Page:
Great news: The New York Times Co. lost more than $35 million in the third quarter! They've decided that "selling ads" is the way of the past.
A funny thing about corporate earning is that even if your company objectively lost a boatload of money, it's okay as long as you lost less money than analysts thought you were going to lose. So even though the NYT Co. bled money, they beat estimates—and improved over Q3 of last year, when they lost more than $100 million—so things are looking A-OK, from Wall Street's perspective. Mostly due to the fact that the company is aggressively cutting costs (100 more layoffs TK), as it should be.
The real story here: The ad market is so abysmal that, for the first time ever, advertising is not even the NYT's primary revenue source:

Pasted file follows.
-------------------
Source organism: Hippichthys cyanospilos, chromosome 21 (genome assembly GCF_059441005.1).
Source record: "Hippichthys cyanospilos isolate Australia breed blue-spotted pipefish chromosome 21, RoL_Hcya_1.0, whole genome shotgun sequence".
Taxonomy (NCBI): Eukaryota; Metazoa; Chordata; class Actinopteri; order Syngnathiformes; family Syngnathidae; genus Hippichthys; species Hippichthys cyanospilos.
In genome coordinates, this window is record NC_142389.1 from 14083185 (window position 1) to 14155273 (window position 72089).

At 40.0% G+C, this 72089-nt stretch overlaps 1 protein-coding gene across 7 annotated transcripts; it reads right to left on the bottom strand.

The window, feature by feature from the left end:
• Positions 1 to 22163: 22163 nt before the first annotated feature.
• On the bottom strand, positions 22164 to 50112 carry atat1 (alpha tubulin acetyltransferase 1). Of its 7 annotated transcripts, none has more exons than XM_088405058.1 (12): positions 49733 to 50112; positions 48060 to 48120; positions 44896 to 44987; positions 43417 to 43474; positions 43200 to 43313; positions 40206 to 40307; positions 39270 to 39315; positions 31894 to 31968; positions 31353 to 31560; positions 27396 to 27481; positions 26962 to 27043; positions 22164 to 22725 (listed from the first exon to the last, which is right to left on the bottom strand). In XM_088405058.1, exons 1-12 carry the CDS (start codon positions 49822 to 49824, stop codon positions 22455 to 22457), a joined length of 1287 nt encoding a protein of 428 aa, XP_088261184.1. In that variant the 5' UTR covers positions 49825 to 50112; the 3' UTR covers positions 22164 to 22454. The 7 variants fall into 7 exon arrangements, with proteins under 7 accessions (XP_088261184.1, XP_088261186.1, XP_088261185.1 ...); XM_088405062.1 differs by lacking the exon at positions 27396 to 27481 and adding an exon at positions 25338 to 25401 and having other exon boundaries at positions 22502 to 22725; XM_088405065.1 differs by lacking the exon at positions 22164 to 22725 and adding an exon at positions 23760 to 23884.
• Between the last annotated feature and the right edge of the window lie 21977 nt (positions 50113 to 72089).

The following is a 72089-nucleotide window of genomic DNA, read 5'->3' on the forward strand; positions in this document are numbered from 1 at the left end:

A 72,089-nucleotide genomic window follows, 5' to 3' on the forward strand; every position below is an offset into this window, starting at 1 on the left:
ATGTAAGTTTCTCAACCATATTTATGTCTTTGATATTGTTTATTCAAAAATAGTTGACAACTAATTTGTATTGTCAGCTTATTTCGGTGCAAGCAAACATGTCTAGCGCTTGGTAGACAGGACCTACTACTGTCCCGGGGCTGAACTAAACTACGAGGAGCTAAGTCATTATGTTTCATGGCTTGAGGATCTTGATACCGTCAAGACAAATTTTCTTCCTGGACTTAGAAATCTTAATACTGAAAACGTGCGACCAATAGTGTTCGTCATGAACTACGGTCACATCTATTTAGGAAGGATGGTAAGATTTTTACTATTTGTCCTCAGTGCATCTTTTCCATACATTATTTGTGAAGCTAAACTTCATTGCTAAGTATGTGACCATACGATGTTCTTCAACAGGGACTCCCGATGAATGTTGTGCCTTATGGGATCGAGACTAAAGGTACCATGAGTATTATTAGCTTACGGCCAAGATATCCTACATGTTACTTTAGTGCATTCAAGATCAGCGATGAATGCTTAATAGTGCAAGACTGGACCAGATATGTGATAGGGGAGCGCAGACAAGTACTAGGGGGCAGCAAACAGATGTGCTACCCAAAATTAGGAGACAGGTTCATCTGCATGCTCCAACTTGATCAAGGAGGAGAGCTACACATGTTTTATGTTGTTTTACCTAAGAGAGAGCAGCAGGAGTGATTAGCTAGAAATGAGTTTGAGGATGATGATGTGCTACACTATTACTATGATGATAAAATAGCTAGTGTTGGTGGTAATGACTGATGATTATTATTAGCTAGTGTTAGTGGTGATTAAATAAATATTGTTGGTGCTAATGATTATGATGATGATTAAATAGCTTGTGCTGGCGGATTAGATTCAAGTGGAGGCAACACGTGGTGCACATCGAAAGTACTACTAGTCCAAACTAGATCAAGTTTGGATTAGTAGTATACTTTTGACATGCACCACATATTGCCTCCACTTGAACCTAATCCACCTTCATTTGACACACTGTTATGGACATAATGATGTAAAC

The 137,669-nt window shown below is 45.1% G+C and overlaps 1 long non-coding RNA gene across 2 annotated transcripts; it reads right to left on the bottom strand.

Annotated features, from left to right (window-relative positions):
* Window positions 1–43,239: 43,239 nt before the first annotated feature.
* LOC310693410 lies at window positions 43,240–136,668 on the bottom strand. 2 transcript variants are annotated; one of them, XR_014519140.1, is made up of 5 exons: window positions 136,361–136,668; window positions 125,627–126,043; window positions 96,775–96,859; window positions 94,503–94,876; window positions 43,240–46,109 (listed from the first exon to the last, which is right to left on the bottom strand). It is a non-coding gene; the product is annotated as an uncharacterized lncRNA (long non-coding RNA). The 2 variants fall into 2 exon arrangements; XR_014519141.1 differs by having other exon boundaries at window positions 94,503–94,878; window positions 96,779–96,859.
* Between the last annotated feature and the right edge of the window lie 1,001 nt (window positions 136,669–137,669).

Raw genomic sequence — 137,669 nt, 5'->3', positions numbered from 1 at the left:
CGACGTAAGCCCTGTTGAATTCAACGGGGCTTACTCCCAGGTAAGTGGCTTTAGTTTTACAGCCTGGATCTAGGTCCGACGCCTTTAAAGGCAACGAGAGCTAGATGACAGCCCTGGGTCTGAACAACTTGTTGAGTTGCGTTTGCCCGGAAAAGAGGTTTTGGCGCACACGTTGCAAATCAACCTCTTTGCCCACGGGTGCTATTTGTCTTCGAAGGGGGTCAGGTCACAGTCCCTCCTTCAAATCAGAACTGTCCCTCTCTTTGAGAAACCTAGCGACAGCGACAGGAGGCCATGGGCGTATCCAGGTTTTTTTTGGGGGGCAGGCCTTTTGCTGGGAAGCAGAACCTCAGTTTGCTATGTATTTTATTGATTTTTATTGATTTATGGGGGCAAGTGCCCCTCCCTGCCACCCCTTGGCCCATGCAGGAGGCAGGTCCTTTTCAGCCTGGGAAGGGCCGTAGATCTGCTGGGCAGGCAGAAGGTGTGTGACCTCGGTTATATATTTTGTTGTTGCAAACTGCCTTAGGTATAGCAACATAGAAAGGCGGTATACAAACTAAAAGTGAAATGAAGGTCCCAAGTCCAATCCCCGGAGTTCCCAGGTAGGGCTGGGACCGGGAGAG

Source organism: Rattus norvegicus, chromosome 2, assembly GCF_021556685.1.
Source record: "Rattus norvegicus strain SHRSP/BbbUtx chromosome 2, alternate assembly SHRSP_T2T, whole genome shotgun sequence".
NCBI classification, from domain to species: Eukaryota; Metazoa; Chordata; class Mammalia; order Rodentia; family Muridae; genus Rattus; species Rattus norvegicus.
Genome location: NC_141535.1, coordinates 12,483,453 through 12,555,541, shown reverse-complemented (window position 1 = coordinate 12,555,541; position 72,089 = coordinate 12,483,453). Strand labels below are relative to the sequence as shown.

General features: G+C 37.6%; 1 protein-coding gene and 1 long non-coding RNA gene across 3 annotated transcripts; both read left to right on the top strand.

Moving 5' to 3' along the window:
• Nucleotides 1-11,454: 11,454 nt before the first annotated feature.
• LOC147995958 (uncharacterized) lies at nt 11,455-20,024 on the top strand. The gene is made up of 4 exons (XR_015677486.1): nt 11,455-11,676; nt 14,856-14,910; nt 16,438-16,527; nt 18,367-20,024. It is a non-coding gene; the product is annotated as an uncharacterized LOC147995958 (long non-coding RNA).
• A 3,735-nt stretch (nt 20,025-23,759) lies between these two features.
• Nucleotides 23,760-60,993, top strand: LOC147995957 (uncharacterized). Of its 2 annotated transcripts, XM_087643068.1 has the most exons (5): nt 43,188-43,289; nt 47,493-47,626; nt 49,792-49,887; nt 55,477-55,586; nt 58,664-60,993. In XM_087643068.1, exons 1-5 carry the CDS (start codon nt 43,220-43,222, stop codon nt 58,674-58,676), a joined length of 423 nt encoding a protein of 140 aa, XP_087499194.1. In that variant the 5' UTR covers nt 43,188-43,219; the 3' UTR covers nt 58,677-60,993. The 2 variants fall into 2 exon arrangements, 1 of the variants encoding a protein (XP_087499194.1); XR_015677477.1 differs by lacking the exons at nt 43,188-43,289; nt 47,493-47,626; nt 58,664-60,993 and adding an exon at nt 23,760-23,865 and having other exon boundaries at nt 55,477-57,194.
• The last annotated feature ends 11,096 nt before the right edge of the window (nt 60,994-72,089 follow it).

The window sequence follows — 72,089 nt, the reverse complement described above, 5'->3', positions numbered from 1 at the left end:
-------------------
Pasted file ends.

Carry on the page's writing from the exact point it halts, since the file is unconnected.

The largest segment of the company reached a watershed moment, collecting more from readers than from advertisers, in an industry where advertising traditionally outweighed circulation in revenue by at least three to one. At the company's New York Times Media Group, which includes The Times and The International Herald Tribune, circulation revenue reached $175.2 million in the third quarter, while ad revenue dropped to $164.5 million.
Too bad they're in an ad-based revenue model. Get ready to break out those wallets, online readers.